Alas, poor noindex! I knew it, Horatio, a directive of infinite usefulness, of most excellent fancy. It hath borne us on its back a thousand times…
The robots.txt noindex directive, which we have known and loved for so long, will no longer be supported by Google starting September 1st, 2019.
Quick! Everyone panic!
Relax. Let’s take a closer look. We’ve always known that the robots.txt version of noindex was not an official part of the robots.txt standard protocol. It was sort of like collecting cash when landing on Free Parking—not officially a “real” rule, but one that almost everyone seems to play by nonetheless.
Google has decided (in their infinite wisdom) that they will no longer support unofficial code in the robots.txt protocol.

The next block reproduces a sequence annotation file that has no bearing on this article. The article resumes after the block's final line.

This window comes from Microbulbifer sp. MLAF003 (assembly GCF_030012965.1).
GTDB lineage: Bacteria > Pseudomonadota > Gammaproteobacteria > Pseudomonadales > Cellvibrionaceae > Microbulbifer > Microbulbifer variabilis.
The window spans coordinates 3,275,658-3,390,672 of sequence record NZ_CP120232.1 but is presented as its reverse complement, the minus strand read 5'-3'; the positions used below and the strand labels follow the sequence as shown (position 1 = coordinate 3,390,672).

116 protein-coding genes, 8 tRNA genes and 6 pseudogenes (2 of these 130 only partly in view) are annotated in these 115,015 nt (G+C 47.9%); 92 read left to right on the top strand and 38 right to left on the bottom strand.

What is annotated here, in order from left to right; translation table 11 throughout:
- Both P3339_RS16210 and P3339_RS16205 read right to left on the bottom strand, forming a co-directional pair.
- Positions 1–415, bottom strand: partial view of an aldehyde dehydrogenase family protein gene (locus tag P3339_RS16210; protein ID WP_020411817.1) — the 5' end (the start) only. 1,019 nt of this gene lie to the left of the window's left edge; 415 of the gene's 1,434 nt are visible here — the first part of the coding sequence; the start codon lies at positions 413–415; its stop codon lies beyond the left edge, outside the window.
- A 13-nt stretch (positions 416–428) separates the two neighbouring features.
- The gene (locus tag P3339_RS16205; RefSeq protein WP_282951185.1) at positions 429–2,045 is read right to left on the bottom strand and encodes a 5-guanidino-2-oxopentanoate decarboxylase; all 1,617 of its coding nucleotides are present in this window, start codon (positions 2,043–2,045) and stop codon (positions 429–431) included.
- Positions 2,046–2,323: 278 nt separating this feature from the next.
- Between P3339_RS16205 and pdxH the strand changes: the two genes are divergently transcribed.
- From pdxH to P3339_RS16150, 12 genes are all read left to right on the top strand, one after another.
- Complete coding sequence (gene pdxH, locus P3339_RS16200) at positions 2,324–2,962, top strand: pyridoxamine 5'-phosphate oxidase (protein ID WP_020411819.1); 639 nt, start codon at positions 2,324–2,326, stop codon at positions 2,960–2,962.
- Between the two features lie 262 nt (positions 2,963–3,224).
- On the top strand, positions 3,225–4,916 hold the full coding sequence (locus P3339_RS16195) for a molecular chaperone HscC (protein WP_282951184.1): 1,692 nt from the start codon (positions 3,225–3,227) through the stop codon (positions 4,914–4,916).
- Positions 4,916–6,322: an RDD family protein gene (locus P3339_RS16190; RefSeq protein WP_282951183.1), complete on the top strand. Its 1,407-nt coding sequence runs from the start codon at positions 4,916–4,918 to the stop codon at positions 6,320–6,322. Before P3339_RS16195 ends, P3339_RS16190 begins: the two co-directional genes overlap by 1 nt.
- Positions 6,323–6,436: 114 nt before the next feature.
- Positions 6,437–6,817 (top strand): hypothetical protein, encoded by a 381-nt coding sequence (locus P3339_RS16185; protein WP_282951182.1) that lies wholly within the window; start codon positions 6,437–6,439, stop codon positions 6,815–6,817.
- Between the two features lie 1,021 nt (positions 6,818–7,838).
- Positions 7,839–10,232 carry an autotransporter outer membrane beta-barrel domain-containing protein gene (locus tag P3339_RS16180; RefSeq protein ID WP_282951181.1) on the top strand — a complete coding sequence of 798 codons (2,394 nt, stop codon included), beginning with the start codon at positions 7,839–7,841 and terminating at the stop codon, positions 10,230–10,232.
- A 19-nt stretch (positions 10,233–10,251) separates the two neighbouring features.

According to Google: “In the interest of maintaining a healthy ecosystem and preparing for potential future open source releases, we’re retiring all code that handles unsupported and unpublished rules (such as noindex) on September 1, 2019.”
What do we do now?
The solution is really quite easy:
Step 1: If you’d like to keep it clean, remove the noindex line(s) from your robots.txt file. This isn’t completely necessary unless you have hundreds of instances, in which case you may want to remove them in the interest of speed and efficiency.
Step 2: Add a noindex to the head tags of the pages you don’t want indexed. To do this, just add the line <META NAME=”robots” CONTENT=”noindex”> between the <head> and </head> tags of any page you don’t want indexed.
Sure, it’s a bit more work (especially if you have hundreds or thousands of pages), but it’ll bring you into best practice compliance, which is what we should all be striving for anyway.
There. Wasn’t that easy?
Thou know'st 'tis common; all that unsupported protocols must die, Passing through nature to eternity. It was such, take it for all in all. I shall not look upon its like again.